A number of features of early olfactory neural circuits are strongly conserved across diverse species, from insects to mammals^{12, 13}. Olfactory sensory neurons (OSNs) expressing ORs of the same genetic type converge on their respective glomeruli in the olfactory bulb (OB) or antenna lobe (AL). To a first approximation, each glomerulus represents the average level of activation of a single OR type. This information is projected to several higher-level processing centers, such as the Piriform cortex (PCx) in mammals and the mushroom body (MB) in insect, by axons of second order projection neurons. The logic of connectivity between the OB/AL and these downstream target areas has been under intense scrutiny as it seems to convey the nature of features important for olfactory processing. The convergent evolution of this ‘canonical’ olfactory circuit may suggest a conserved logic of odor information processing across phyla^{14}. If this is true, then it should be possible to construct a general theory of olfactory information processing relevant to a wide range of species.

As in the case of vision, where a color percept is formed from light with a broad spectrum of monochromatic waves, a majority of ethologically relevant odors are mixtures of many tens or hundreds of components^{15, 16}. Such complex mixtures of volatile chemicals are usually thought to be perceived synthetically in humans, in the sense that a single ‘odor object’ is discerned for any complex mixture, as opposed to elementally, as a sum of parts^{17}. In addition, the perceptual identity of an odor is generally stable over a range of stimulus and neural parameters, including concentration, background and noise in neural circuits^{18–22}. This feature of the neural code may contribute to the ability of animals to identify sources of smells at varying distances.

How can an odorant maintain constant identity despite changes in concentration? As odorant concentration increases from low to high, in general, more OR types are becoming activated^{23, 24}. The representations of odor identity in high and low concentration regimes can therefore be linked by a set of ORs activated at low concentration that is active in both regimes. This template comprised of high affinity OR types to a given odorant is called the *primacy set* and the model for concentration-invariant odor coding relying on primacy sets is called the *primacy model*^{25}. Despite the apparent simplicity, the primacy model can explain many psychophysical phenomena of odor perception and is compatible with known olfactory neural network organization^{25–28}.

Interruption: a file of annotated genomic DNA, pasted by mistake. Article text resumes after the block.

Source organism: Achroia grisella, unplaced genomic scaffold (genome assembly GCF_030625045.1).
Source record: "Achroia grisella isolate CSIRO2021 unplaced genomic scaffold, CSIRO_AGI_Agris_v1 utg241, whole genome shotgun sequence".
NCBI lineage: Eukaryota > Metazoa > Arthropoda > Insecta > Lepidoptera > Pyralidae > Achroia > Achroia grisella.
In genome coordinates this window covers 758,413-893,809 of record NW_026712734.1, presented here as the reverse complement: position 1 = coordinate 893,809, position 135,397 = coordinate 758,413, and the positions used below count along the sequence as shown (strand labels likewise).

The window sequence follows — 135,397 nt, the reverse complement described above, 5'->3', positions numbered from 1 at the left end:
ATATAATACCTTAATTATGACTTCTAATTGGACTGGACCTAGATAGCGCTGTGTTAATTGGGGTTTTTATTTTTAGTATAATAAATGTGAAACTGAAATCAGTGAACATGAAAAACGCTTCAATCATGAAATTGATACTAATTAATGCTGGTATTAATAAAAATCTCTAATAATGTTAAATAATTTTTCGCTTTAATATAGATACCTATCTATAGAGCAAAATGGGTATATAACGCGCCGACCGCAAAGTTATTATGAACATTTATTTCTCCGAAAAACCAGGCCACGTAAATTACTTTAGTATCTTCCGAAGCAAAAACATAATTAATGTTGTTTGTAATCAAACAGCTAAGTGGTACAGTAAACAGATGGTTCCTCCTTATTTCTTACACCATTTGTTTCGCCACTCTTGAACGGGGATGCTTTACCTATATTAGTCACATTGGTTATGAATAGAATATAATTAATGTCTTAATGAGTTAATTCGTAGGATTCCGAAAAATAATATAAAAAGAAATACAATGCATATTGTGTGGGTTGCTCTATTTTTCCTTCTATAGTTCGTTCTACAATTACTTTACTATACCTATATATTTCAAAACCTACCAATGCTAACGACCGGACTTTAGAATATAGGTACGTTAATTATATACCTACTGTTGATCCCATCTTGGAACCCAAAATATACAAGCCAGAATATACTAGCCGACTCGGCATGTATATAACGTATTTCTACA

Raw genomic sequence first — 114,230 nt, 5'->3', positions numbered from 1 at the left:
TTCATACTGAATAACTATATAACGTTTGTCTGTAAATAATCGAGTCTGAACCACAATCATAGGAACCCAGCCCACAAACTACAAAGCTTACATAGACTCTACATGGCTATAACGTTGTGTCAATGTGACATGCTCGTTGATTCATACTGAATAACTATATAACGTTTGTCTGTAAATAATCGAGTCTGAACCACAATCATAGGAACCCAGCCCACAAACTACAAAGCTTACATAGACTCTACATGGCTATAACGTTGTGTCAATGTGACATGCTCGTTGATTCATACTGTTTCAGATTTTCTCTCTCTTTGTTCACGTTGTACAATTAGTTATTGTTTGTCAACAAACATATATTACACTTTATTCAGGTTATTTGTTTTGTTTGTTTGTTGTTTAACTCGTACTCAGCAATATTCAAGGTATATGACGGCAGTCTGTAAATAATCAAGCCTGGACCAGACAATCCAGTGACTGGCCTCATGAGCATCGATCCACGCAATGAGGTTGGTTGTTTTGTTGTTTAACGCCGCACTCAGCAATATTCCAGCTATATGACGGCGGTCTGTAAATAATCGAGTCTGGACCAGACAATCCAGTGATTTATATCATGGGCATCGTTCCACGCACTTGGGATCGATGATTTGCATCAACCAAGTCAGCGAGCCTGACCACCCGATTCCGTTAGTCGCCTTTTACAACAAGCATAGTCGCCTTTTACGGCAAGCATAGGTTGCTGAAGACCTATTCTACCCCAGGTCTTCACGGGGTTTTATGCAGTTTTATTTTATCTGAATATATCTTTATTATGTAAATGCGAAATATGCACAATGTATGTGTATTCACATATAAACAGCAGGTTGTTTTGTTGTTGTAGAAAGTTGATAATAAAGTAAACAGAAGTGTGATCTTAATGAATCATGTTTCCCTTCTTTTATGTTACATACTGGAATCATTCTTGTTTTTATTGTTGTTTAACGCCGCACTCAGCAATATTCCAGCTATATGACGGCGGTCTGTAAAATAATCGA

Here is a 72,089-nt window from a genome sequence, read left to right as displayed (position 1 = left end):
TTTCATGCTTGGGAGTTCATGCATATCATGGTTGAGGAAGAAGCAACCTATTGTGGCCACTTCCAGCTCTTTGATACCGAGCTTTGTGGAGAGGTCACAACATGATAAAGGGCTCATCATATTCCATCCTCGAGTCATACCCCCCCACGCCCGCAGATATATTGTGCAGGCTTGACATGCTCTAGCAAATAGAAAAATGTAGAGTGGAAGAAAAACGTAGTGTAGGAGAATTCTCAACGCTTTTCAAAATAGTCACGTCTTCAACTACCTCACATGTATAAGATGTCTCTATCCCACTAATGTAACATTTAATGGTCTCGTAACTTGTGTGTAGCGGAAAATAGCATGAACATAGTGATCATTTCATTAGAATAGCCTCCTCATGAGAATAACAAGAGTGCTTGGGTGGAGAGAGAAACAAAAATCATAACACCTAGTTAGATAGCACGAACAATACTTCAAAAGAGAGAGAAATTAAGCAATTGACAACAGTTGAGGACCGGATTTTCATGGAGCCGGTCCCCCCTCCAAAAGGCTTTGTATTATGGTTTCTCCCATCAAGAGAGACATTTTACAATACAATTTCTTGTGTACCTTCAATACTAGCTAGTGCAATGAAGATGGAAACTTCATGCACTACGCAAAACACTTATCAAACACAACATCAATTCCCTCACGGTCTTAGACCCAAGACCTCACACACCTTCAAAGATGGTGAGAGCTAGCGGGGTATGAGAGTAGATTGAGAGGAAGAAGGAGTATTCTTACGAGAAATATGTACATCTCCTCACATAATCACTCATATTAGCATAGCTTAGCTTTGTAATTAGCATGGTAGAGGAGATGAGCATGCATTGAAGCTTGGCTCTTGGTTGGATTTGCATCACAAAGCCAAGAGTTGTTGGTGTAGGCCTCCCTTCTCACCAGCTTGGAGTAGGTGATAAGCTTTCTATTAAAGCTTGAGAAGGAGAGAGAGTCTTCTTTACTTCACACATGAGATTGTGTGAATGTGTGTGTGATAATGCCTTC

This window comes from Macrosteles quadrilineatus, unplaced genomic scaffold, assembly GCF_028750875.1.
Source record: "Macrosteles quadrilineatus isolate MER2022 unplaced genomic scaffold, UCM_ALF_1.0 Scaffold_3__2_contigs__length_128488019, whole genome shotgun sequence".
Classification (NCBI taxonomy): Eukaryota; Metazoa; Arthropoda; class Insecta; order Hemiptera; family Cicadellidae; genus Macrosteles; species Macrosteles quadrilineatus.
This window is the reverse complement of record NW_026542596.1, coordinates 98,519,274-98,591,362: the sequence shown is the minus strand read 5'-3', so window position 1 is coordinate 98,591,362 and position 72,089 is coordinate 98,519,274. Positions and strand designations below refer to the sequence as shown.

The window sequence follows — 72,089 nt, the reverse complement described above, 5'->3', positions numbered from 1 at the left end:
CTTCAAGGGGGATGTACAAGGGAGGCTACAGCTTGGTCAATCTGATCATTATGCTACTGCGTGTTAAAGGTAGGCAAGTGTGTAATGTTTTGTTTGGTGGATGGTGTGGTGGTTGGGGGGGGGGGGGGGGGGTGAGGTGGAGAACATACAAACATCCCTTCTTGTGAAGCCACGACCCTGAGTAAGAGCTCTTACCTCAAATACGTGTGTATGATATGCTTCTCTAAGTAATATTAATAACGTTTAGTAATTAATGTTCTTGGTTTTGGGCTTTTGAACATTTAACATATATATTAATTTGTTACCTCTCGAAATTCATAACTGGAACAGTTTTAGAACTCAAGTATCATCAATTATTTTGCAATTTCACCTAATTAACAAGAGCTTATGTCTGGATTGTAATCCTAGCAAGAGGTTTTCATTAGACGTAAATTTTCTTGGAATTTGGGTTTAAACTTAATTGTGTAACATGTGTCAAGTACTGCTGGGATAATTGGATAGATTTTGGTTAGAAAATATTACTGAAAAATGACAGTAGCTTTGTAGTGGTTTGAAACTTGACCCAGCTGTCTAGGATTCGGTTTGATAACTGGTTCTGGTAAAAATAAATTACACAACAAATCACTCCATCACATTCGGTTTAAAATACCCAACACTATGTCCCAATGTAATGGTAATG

Here, we propose a new theoretical framework for mapping olfactory chemical space to the neural spaces of OR/glomerular and cortical representation. Our theory is based on the following main assumptions: (i) The stimulus or odor space is of relatively low intrinsic dimensionality, *D*. (ii) The *primacy-coding hypothesis*: odor identity is encoded by a small number of OR types of highest affinity to a given odor. We will study the implications of these assumptions for the evolution of OR ensembles and develop a set of statistical methods to test these assumptions. We demonstrate these methods using recently published data on connectivity in the fly olfactory system.